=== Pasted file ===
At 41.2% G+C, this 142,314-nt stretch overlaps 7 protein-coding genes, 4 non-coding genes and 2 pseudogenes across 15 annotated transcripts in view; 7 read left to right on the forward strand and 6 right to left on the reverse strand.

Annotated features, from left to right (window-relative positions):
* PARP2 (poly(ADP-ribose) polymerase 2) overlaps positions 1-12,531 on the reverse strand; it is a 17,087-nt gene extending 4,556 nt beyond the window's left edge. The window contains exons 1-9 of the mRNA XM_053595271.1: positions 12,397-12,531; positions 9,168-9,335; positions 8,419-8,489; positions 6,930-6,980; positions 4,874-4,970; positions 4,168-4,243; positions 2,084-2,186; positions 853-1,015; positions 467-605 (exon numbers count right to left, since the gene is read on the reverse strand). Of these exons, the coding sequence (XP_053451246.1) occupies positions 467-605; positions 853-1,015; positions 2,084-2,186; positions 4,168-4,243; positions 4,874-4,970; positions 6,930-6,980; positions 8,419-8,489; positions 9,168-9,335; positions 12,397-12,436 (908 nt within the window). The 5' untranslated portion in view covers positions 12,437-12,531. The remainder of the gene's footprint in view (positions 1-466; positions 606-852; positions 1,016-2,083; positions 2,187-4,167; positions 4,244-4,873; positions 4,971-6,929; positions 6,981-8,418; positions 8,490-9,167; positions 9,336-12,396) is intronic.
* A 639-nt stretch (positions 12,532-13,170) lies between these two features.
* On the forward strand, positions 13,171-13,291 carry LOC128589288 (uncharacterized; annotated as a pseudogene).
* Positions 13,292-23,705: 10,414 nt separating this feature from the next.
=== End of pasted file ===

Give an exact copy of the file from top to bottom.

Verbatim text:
At 41.2% G+C, this 142,314-nt stretch overlaps 7 protein-coding genes, 4 non-coding genes and 2 pseudogenes across 15 annotated transcripts in view; 7 read left to right on the forward strand and 6 right to left on the reverse strand.

Annotated features, from left to right (window-relative positions):
* PARP2 (poly(ADP-ribose) polymerase 2) overlaps positions 1-12,531 on the reverse strand; it is a 17,087-nt gene extending 4,556 nt beyond the window's left edge. The window contains exons 1-9 of the mRNA XM_053595271.1: positions 12,397-12,531; positions 9,168-9,335; positions 8,419-8,489; positions 6,930-6,980; positions 4,874-4,970; positions 4,168-4,243; positions 2,084-2,186; positions 853-1,015; positions 467-605 (exon numbers count right to left, since the gene is read on the reverse strand). Of these exons, the coding sequence (XP_053451246.1) occupies positions 467-605; positions 853-1,015; positions 2,084-2,186; positions 4,168-4,243; positions 4,874-4,970; positions 6,930-6,980; positions 8,419-8,489; positions 9,168-9,335; positions 12,397-12,436 (908 nt within the window). The 5' untranslated portion in view covers positions 12,437-12,531. The remainder of the gene's footprint in view (positions 1-466; positions 606-852; positions 1,016-2,083; positions 2,187-4,167; positions 4,244-4,873; positions 4,971-6,929; positions 6,981-8,418; positions 8,490-9,167; positions 9,336-12,396) is intronic.
* A 639-nt stretch (positions 12,532-13,170) lies between these two features.
* On the forward strand, positions 13,171-13,291 carry LOC128589288 (uncharacterized; annotated as a pseudogene).
* Positions 13,292-23,705: 10,414 nt separating this feature from the next.